24. Very Interesting! Thanks

  25. Establishing a connection is the most important thing a therapist can do with any child. This requires respect, space, intuition, the ability to read very subtle cues, and living in the moment. I have always hated doing hand over hand. If hand over hand is needed, then there is something wrong with the therapeutic activity. It is either not interesting to the child, not developmentally appropriate, not a skill they need to learn, or is aversive in some way. I have had parents and others in the educational setting become very upset with me because they don’t see me “make” the child “do” what they are “supposed” to do. I had a mom tell me that she wanted a different therapist because I didn’t make her child cry like her other therapist did, and therefore, I couldn’t be making any progress. Time and again, the parents whose child I serve are told by local “experts” that they are not doing enough for their child because they don’t drive them an hour 9 times a week for the additional therapies that are recommended. Thank you for writing about acceptance, about time, about being perceptive, about being patient, about working with the child at the child’s pace, about allowing for growth, and about seeing each child through the eyes of love.

    • Marcia, I’ll just add that sometimes physical support for those who require it is needed, but it must be done with care, respect and with the other person’s permission. The other thing I want to add to your lovely comment is that seeing my daughter as a human being with equal rights and not as “less than” has been crucial. She is not inferior. It is up to me to help her with the same patience, compassion and love that she extends to me.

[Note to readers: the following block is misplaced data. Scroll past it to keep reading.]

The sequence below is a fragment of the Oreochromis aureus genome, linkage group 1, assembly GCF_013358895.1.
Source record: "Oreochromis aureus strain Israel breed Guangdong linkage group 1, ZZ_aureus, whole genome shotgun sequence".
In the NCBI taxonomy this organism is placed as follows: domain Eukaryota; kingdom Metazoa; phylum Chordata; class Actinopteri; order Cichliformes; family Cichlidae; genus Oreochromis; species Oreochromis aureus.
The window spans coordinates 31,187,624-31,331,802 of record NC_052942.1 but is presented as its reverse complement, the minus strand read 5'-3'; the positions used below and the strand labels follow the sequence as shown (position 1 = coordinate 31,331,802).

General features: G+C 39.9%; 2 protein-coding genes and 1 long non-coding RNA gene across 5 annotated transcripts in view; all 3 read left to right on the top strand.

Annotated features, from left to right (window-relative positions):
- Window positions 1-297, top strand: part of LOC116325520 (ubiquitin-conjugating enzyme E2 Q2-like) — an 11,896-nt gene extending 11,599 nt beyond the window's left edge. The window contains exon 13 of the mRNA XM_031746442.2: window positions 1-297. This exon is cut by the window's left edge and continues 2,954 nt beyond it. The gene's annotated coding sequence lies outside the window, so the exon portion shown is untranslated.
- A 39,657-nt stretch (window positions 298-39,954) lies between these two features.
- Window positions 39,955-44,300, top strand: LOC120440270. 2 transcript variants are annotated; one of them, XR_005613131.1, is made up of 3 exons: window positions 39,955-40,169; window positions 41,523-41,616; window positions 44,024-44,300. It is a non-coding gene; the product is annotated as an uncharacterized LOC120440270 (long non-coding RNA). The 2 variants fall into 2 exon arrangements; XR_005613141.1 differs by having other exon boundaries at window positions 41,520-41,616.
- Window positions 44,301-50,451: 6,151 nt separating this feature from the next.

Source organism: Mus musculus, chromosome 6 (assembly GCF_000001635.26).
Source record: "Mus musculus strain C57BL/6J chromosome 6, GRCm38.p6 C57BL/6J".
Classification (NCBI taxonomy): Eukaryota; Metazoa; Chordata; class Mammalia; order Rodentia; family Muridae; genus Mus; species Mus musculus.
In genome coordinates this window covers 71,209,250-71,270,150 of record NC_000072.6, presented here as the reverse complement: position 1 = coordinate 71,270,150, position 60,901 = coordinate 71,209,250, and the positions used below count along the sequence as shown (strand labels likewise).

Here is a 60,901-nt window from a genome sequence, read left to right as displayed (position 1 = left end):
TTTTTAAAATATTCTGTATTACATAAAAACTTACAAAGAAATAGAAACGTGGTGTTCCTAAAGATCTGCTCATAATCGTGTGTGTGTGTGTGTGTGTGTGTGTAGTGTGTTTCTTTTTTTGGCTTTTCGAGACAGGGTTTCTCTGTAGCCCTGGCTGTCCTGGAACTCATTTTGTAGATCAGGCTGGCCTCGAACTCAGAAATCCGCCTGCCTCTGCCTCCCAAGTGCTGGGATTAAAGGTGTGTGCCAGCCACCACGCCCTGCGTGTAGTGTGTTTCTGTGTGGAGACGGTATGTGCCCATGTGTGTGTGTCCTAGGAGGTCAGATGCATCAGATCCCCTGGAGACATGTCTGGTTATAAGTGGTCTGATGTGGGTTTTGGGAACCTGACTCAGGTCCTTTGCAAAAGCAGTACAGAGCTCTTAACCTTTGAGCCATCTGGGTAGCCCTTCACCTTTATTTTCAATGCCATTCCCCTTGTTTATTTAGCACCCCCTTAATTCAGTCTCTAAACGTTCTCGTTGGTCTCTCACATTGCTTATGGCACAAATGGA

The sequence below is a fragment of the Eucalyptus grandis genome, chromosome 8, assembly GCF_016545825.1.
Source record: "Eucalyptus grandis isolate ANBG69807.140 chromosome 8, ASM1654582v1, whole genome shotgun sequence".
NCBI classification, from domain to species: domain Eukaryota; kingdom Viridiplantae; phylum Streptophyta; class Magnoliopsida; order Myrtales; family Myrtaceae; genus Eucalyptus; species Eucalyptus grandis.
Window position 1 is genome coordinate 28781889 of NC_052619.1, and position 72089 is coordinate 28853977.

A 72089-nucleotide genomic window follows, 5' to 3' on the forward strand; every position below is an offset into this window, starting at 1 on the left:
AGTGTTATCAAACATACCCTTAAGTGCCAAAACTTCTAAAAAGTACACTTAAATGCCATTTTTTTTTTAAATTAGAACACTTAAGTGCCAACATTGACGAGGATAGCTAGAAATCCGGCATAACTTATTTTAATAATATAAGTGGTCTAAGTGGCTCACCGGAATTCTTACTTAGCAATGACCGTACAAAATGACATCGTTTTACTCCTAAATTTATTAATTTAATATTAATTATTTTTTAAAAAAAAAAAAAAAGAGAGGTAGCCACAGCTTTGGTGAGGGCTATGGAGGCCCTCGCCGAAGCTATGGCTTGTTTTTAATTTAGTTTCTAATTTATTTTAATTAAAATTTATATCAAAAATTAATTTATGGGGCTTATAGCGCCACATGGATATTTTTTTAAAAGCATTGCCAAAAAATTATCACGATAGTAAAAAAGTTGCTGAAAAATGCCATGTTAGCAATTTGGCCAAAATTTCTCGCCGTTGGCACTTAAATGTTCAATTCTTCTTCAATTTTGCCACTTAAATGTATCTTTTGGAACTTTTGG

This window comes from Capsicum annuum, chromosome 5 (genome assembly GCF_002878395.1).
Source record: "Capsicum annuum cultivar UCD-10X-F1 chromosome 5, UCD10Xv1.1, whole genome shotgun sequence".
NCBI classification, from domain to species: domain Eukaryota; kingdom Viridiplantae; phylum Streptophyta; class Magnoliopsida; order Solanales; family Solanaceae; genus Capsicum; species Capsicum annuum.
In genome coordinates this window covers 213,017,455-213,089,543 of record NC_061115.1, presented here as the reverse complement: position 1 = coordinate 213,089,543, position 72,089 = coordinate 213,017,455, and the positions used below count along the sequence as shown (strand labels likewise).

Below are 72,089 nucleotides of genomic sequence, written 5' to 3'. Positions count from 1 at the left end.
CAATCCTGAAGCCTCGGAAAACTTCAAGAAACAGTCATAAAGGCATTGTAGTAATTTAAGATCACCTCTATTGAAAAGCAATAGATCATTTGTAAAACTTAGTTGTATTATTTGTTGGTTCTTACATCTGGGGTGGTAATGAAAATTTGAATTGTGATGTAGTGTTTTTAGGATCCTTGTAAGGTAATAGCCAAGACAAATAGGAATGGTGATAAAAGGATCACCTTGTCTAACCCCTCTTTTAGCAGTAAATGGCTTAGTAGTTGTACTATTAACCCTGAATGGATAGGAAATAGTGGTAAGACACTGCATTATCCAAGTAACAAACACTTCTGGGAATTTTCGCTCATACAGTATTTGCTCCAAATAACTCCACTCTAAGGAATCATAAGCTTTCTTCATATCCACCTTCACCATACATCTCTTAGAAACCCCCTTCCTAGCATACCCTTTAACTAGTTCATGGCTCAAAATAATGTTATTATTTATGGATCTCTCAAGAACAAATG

26. Parents are the true “experts” on their child … While I appreciate the intentions of people with lots of letters behind their names, I never expect them to understand what it’s like to be anybody else but themselves. True for all of us. So I accept their information, process it and apply what seems to fit for our family’s circumstances right now (subject to change at any time).

    As I once said the a well-meaning but totally self-absorbed school psychologist who was throwing around labels to make her case, “ASD means little more to me than B-O-Y.” I could see her wheels spinning as she tried to figure out what that acronym was. After a brief pause, I continued “… it tells us which washroom he should use. Now, let’s talk about my son.”

    Beware the false prophets!

    • Thanks Scott. I would just add that my daughter is actually the “expert” and it is she who has helped guide me so that I can be a better parent to her, far more than anyone else.